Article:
Kick in the Pants: Networking for the Socially Awkward

sell46Let’s face it: If you’re a tech professional, your biggest talents usually lie somewhere other than the field of social knowhow and interpersonal communication.

IT and tech employees love delving in deep, getting analytical, and solving complicated problems — ones that people outside their immediate area of expertise might not understand so well. Of course, tech folks are often highly talented across the board, and there are certainly some who could outdo a diplomat in terms of tact, communication, and sociability. But for everybody else, there remains the elephant in the room — networking — which everybody knows they should be doing, but not everybody knows how.

If you’ve ever felt too reluctant, shy, or socially awkward to even consider networking, this article is for you.

First thing’s first: adjust your attitude. If you truly believe you “can’t” be successful at networking, you probably won’t be. Networking is a skill just like anything else, and it takes practice and a little trial and error to get it right. And if you’re a tech geek, trial and error should be right up your alley, so think in terms of hacking the networking experience instead of lacking the skills.

The next order of business? Lighten up and recalibrate your expectations. So many of those who identify as socially awkward at networking events do so for two reasons: 1) they think they have to stay the whole time, and b) they think they have to talk to dozens of people. You’re not a baby bird; you don’t have to jump headlong off the branch and hope you’ll fly. Start out slow and set different goals for yourself, like staying halfway through an event and talking to just a few people. After all, one great connection is worth far more than ten duds.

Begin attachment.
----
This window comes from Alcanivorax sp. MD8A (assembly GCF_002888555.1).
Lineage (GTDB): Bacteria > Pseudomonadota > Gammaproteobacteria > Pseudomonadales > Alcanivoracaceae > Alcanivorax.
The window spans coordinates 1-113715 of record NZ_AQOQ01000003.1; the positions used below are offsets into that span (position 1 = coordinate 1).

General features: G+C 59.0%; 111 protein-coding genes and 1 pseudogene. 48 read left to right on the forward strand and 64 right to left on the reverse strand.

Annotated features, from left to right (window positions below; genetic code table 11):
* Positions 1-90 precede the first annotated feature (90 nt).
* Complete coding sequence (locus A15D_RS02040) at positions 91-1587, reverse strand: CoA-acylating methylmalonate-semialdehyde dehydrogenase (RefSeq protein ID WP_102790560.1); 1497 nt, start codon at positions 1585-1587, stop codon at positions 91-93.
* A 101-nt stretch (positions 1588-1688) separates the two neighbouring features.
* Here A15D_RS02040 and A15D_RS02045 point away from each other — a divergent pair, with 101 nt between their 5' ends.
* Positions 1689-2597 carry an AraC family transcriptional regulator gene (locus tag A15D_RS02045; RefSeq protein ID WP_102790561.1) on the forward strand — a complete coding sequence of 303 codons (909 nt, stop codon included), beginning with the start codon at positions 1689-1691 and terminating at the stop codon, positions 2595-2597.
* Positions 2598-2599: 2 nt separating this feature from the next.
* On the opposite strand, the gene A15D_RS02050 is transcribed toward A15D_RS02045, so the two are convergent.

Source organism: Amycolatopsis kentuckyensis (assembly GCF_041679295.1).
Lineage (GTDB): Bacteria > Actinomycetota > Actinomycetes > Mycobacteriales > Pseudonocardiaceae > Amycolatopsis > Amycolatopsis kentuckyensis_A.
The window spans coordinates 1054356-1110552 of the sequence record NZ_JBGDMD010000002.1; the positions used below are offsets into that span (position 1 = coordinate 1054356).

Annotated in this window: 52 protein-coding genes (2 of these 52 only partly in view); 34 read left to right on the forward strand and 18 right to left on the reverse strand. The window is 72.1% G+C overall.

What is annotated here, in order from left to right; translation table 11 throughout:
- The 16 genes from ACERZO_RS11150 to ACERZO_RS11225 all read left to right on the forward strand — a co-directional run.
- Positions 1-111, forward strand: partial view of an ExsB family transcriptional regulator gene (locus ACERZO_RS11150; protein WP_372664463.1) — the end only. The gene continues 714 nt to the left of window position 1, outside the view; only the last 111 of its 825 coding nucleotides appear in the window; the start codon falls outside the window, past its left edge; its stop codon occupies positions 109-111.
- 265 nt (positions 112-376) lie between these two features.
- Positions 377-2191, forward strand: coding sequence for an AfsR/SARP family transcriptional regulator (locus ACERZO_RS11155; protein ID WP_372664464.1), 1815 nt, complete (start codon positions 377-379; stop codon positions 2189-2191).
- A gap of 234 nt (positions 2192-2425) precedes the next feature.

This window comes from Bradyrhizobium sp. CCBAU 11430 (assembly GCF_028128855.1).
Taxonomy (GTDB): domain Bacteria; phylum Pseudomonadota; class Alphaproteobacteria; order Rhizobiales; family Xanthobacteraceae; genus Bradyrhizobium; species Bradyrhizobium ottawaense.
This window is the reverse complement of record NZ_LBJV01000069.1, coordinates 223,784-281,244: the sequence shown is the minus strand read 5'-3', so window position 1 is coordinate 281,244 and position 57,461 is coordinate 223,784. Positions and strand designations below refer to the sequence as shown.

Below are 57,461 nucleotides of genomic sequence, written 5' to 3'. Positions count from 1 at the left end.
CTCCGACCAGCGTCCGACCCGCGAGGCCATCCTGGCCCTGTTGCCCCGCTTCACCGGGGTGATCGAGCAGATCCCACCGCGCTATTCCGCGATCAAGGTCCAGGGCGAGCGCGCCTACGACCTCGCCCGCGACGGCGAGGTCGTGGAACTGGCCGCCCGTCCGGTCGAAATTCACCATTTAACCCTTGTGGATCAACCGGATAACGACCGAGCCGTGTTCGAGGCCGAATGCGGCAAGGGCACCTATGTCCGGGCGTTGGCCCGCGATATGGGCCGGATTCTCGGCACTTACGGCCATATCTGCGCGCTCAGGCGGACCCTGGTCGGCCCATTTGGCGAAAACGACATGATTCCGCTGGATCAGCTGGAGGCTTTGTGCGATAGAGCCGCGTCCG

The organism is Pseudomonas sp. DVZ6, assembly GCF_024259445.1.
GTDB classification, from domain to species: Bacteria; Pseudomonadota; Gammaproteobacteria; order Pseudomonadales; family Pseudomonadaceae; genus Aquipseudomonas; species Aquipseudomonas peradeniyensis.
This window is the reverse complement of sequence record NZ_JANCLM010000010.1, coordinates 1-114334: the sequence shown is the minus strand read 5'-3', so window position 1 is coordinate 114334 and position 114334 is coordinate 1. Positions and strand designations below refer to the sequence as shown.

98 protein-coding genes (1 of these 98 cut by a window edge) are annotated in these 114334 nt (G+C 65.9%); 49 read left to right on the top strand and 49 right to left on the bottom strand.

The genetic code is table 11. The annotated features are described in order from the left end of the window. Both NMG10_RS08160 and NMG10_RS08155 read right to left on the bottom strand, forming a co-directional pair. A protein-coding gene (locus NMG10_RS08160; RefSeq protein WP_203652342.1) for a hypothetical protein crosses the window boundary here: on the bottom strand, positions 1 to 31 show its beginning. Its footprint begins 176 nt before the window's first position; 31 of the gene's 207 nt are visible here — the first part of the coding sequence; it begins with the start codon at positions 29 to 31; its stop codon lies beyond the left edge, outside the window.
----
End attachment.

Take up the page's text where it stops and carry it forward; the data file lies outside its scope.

As you get ready for the event, make sure to have a plan. Prepare a little in advance so you don’t find yourself painted into a corner. Even skilled networkers will do a little research on the crowd ahead of time, nail down a few talking points, and ask for introductions to smooth things over. Figure out exactly how you’ll introduce yourself to those you meet so you can focus on giving a firm handshake, adequate eye contact, and hopefully a little smile.

Remember to listen and talk in equal measure as you meet new people. It can be tempting to let the other person talk the whole time (or to do all the talking yourself), but aim for the 60-40 rule. Listening slightly more than you talk shows respect, friendliness, and intelligence.

If you find yourself in a lull, don’t hide away at the bar or in your smartphone. There’s a natural ebb and flow to networking events, and you won’t always find yourself caught up in the right conversations — or any at all. Think of a few ways you can fill empty moments productively, such as jotting down a few notes, offering to grab refills on drinks, or locating and thanking the host.

Last but not least, don’t forget to flex your tech know-how by connecting with the people you meet online. After all, in-person networking is an extremely useful, and often necessary, aspect of building up your online social network. So even if you’d rather make connections from the safety of your computer, get out there and give old-fashioned networking a solid try. You’ll be impressed at just how valuable the in-person contacts you make can be.

Stephen Van VreedeAbout Stephen—-

Stephen Van Vreede is not your average IT/technical résumé writer. He provides career strategy and concierge job search solutions for senior (15+ years) (ITtechExec) and up-and-coming (NoddlePlace) (5-15 years) tech and technical operations leaders. Stephen and his team focus on building simplified, targeted, and certain career move campaigns, be it an external search or an internal promotion. He is co-author of UNcommon with career development leader Brian Tracy (out June 11, 2015). Contact Stephen directly at Stephen@ittechexec.com or send him an invite at https://www.linkedin.com/in/stephenvanvreede. To see whether Stephen and his team are a good fit for you, take their free (and anonymous) 1-minute compatibility quiz, Is the ITtechExec Approach a Good Match for You? Also, feel free to take his complimentary resume self-assessment quiz, How Certain Can You Be About Your Technical Resume? You might be surprised by what you find out!

 

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